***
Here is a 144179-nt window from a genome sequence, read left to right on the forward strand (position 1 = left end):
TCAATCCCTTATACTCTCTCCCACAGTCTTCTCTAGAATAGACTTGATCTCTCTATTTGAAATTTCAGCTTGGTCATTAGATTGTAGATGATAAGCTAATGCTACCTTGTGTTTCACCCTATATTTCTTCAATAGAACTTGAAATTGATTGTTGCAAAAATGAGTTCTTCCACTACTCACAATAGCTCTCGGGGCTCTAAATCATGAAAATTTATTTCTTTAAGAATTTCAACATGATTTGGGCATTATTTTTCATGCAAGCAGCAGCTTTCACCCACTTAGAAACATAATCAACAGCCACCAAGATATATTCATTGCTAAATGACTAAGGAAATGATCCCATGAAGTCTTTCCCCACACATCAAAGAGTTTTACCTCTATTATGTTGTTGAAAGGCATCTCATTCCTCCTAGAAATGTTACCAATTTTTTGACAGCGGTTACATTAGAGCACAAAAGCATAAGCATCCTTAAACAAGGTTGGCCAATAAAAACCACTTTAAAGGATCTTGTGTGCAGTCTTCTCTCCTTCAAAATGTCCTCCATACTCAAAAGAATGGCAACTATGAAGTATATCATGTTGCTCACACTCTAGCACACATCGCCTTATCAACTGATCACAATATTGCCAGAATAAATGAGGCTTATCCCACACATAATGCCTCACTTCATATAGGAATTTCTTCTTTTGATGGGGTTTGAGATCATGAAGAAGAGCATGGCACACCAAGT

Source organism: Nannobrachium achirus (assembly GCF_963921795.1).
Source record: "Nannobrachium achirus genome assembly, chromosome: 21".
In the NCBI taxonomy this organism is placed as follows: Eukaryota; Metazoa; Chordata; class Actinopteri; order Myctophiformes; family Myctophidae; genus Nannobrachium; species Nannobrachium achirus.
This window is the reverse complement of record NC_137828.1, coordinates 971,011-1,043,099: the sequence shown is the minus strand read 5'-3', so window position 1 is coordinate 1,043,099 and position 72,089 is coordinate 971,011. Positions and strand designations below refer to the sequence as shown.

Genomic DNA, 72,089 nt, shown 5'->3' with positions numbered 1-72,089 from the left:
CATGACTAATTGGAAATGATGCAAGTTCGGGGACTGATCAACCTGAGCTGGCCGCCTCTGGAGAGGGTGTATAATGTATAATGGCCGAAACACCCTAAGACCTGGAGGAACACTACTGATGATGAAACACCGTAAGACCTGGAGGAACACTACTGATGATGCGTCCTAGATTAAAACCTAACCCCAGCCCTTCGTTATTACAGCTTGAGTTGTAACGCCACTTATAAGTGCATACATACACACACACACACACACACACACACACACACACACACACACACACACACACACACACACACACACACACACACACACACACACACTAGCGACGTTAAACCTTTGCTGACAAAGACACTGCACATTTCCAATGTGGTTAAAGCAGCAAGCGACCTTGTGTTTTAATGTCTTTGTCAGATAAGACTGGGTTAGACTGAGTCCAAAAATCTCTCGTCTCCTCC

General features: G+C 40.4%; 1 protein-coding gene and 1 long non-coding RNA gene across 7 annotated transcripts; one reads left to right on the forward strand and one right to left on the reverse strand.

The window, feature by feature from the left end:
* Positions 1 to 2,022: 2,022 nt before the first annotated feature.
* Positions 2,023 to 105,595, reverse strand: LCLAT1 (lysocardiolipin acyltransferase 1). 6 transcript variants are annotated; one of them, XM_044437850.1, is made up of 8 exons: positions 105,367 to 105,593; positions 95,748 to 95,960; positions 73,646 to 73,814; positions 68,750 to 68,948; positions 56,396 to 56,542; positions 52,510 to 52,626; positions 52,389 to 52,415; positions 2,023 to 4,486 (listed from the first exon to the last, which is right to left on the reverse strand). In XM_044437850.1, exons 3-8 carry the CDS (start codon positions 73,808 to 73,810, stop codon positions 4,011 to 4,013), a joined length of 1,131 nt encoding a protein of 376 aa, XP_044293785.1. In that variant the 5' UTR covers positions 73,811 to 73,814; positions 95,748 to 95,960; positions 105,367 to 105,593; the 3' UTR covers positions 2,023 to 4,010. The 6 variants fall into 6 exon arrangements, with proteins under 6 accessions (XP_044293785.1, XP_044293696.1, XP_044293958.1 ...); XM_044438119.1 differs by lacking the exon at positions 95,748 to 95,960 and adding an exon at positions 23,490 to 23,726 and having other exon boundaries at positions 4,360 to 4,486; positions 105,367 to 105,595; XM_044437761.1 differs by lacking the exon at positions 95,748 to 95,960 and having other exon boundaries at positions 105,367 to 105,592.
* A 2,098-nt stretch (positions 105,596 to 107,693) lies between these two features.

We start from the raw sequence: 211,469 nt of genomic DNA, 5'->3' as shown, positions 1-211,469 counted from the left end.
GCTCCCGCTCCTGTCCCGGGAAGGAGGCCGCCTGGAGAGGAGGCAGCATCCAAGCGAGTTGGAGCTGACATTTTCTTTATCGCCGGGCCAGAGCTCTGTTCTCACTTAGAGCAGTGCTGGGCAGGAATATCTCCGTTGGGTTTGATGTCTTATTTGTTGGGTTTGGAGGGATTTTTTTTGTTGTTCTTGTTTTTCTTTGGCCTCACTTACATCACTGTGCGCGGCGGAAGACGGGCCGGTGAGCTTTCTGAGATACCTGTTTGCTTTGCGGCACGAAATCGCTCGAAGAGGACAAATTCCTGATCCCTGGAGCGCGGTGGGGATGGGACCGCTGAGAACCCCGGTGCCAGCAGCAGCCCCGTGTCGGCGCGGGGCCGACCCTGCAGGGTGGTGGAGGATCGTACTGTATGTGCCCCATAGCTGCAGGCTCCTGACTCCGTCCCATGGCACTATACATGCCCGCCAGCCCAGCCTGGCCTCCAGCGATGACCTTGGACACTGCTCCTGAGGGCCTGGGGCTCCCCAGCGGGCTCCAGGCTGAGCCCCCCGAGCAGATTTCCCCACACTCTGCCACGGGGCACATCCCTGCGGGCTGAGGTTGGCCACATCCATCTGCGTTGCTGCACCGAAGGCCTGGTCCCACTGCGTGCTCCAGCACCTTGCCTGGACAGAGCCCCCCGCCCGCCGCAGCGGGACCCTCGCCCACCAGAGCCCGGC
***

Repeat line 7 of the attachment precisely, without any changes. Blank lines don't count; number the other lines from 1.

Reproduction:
Genomic DNA, 72,089 nt, shown 5'->3' with positions numbered 1-72,089 from the left: